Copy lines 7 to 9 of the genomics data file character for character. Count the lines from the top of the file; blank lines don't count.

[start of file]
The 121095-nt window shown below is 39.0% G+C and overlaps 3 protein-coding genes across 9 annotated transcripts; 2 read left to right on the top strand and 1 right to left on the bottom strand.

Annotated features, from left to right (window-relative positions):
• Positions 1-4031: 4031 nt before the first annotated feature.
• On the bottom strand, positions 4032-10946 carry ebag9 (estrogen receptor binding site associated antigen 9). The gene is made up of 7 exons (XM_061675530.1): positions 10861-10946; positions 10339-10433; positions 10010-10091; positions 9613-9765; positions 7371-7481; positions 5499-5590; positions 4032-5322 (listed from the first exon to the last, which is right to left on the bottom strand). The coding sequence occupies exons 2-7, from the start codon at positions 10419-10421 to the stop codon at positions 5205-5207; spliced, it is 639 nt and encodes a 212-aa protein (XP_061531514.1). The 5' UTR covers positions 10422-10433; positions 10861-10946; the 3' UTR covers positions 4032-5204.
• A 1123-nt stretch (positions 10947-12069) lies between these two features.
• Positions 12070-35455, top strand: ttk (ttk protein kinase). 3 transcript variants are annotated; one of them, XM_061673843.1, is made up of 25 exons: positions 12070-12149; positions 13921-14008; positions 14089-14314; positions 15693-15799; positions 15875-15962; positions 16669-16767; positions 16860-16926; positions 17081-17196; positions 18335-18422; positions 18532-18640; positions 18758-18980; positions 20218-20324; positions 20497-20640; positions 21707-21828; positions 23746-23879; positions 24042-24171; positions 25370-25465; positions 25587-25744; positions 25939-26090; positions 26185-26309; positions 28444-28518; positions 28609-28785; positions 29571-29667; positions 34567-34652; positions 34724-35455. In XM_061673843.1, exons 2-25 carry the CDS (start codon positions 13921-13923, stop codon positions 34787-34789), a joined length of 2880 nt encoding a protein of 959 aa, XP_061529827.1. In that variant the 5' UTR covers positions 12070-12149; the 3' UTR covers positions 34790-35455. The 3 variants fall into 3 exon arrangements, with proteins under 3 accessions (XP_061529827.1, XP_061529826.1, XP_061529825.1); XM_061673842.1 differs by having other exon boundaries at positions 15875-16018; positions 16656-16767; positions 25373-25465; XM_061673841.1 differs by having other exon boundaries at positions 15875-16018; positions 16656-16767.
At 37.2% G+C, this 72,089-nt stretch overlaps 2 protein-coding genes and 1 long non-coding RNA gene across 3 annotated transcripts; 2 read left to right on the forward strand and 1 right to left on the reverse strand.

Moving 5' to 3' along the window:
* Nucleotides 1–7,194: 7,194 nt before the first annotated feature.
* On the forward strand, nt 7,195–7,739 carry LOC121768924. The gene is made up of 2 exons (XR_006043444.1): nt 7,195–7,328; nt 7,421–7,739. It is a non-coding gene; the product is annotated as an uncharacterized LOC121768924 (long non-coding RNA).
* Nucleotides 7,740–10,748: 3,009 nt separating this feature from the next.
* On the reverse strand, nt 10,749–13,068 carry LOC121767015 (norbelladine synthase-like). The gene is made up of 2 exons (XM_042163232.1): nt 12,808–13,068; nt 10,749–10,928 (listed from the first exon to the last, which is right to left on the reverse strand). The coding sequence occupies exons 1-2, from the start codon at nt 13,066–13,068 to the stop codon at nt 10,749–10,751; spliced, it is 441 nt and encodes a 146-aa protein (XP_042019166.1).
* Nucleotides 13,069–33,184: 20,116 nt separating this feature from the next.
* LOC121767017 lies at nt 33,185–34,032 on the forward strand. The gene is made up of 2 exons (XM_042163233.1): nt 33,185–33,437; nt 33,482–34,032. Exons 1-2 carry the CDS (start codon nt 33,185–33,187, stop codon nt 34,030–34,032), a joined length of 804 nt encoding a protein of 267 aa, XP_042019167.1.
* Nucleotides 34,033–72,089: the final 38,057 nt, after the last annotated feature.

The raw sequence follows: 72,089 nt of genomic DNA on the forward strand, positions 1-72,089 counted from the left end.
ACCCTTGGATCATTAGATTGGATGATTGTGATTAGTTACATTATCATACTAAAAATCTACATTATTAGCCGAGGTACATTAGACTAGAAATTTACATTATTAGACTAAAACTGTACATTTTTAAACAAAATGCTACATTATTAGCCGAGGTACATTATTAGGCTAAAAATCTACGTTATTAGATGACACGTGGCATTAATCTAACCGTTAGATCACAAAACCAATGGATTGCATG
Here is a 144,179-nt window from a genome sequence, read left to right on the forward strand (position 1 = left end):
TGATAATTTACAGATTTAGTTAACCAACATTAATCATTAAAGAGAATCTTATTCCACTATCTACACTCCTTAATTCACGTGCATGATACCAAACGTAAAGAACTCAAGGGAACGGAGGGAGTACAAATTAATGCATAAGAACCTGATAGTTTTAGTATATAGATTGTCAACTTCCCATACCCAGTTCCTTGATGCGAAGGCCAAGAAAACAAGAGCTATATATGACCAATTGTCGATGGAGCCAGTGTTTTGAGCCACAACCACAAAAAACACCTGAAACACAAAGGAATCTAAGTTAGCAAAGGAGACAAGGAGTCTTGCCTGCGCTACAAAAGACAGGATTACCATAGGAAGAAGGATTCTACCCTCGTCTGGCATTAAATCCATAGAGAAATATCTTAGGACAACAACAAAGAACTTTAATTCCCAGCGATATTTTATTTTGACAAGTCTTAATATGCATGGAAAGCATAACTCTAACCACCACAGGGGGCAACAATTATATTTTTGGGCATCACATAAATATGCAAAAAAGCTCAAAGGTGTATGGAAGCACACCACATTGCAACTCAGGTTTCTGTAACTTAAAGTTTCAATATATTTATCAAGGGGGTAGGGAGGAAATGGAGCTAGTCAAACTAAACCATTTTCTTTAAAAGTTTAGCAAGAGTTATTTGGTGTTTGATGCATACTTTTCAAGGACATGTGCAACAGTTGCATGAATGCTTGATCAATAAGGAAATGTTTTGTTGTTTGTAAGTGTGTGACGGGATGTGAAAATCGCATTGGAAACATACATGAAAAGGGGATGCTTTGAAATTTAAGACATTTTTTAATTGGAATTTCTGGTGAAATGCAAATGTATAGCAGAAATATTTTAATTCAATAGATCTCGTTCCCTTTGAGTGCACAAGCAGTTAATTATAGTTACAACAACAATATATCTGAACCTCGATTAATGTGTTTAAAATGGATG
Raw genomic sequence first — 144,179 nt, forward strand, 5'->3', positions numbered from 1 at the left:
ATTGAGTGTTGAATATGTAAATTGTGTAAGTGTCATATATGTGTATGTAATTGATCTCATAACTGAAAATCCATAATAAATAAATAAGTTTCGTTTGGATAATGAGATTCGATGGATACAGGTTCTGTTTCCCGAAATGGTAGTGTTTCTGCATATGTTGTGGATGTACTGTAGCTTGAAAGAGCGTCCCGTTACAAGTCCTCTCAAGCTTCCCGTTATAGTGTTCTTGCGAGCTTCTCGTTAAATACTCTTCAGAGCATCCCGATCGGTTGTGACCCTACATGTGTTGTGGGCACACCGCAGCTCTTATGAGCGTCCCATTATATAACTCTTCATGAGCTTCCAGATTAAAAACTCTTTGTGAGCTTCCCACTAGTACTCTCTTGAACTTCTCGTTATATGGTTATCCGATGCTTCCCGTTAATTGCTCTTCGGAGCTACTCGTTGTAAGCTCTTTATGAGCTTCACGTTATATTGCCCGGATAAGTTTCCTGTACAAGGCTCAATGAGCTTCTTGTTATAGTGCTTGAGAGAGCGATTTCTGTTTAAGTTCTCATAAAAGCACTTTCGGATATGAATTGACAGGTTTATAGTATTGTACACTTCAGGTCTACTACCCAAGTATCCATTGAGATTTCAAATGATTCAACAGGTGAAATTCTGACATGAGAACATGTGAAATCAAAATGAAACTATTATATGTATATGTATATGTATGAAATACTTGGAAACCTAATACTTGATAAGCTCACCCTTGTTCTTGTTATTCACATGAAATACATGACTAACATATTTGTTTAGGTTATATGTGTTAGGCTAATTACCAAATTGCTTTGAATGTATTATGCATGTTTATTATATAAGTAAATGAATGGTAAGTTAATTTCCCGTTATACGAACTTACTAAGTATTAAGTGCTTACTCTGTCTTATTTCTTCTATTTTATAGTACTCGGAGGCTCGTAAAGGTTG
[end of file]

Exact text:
At 37.2% G+C, this 72,089-nt stretch overlaps 2 protein-coding genes and 1 long non-coding RNA gene across 3 annotated transcripts; 2 read left to right on the forward strand and 1 right to left on the reverse strand.

Moving 5' to 3' along the window:
* Nucleotides 1–7,194: 7,194 nt before the first annotated feature.